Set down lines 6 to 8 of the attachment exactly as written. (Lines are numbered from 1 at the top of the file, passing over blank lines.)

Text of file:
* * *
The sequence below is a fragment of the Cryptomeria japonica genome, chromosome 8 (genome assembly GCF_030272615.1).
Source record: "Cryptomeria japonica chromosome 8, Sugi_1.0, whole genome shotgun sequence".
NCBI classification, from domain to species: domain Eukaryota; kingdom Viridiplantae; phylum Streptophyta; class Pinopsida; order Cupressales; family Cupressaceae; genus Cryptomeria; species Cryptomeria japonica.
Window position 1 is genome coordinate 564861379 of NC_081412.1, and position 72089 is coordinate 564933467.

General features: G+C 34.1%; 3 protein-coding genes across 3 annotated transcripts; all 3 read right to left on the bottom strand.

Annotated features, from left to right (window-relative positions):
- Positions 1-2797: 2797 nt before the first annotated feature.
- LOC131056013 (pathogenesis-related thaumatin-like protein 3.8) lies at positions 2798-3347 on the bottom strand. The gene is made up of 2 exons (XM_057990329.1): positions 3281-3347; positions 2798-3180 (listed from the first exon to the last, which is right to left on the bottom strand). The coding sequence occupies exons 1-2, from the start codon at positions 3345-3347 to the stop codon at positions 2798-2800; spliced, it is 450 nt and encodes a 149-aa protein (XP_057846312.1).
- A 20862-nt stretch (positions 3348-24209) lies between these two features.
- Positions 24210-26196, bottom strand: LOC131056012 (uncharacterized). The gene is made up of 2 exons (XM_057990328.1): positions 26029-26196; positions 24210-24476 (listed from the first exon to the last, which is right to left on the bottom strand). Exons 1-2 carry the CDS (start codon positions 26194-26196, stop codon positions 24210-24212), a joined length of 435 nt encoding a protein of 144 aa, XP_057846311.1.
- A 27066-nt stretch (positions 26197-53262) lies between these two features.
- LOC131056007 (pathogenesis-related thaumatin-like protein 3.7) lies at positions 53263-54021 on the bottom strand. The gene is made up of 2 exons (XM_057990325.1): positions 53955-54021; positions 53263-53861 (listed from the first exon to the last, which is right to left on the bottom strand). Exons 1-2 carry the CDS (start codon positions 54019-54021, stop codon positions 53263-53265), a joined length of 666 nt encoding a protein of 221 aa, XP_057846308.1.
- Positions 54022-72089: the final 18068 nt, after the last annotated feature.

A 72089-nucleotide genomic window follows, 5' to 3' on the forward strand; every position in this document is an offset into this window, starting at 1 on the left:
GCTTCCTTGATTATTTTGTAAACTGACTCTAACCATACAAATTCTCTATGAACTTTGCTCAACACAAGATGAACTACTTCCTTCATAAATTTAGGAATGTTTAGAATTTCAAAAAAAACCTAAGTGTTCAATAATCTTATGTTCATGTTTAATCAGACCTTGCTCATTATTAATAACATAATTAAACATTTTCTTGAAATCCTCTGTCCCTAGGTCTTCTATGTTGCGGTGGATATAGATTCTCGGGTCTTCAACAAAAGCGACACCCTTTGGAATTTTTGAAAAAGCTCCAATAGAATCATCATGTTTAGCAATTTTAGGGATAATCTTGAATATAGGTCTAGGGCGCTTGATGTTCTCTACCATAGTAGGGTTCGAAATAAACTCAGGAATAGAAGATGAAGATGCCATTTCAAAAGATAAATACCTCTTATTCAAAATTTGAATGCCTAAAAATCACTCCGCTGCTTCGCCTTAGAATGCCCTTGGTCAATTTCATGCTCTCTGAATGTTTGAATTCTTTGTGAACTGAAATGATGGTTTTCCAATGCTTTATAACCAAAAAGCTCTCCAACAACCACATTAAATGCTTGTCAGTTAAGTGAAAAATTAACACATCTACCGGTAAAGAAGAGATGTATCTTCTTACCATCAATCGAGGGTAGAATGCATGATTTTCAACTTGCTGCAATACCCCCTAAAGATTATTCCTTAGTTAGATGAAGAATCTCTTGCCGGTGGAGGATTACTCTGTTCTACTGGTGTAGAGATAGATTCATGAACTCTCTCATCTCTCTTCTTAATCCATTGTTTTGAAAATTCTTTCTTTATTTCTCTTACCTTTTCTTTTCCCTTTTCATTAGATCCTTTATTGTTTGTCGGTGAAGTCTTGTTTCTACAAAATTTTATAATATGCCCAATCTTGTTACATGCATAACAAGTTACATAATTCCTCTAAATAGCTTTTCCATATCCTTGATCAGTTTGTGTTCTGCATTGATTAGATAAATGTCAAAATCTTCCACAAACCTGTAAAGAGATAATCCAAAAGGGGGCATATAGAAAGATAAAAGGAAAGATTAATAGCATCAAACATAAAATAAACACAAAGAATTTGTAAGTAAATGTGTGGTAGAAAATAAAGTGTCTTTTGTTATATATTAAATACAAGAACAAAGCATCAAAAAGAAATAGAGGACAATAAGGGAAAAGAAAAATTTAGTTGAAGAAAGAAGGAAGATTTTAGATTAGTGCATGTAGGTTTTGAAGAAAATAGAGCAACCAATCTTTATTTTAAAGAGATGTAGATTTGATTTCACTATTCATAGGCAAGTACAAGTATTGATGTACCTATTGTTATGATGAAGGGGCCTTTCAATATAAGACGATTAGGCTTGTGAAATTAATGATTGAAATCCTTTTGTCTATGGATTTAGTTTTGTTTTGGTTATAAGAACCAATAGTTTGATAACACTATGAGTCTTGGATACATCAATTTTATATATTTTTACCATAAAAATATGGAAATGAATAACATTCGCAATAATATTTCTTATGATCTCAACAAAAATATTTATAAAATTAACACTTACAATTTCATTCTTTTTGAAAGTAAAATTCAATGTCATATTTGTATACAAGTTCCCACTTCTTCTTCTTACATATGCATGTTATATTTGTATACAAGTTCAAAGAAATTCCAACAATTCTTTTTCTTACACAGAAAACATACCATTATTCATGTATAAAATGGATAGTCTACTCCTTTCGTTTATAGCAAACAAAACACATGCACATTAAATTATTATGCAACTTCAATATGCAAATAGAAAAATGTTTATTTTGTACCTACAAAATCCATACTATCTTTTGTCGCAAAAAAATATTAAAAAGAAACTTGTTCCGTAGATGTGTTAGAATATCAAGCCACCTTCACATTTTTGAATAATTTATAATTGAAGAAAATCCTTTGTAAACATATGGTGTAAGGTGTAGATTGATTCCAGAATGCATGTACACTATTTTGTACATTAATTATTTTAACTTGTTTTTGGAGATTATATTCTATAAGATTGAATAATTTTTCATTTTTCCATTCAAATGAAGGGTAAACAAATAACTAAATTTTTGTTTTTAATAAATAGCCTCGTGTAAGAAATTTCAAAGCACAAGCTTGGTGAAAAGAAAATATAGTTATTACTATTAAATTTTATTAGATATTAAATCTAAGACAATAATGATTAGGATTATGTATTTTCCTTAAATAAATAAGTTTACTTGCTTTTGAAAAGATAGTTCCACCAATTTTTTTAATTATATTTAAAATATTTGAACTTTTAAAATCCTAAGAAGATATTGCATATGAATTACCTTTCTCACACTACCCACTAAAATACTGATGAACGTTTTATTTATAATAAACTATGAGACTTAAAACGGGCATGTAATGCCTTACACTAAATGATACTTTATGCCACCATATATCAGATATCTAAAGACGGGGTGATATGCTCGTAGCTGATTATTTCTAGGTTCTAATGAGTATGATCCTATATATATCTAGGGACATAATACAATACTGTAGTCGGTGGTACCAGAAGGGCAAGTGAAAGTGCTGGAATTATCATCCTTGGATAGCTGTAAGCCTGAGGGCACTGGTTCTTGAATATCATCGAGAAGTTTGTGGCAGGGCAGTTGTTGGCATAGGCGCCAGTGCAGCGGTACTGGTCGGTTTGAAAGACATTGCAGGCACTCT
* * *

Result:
Annotated features, from left to right (window-relative positions):
- Positions 1-2797: 2797 nt before the first annotated feature.
- LOC131056013 (pathogenesis-related thaumatin-like protein 3.8) lies at positions 2798-3347 on the bottom strand. The gene is made up of 2 exons (XM_057990329.1): positions 3281-3347; positions 2798-3180 (listed from the first exon to the last, which is right to left on the bottom strand). The coding sequence occupies exons 1-2, from the start codon at positions 3345-3347 to the stop codon at positions 2798-2800; spliced, it is 450 nt and encodes a 149-aa protein (XP_057846312.1).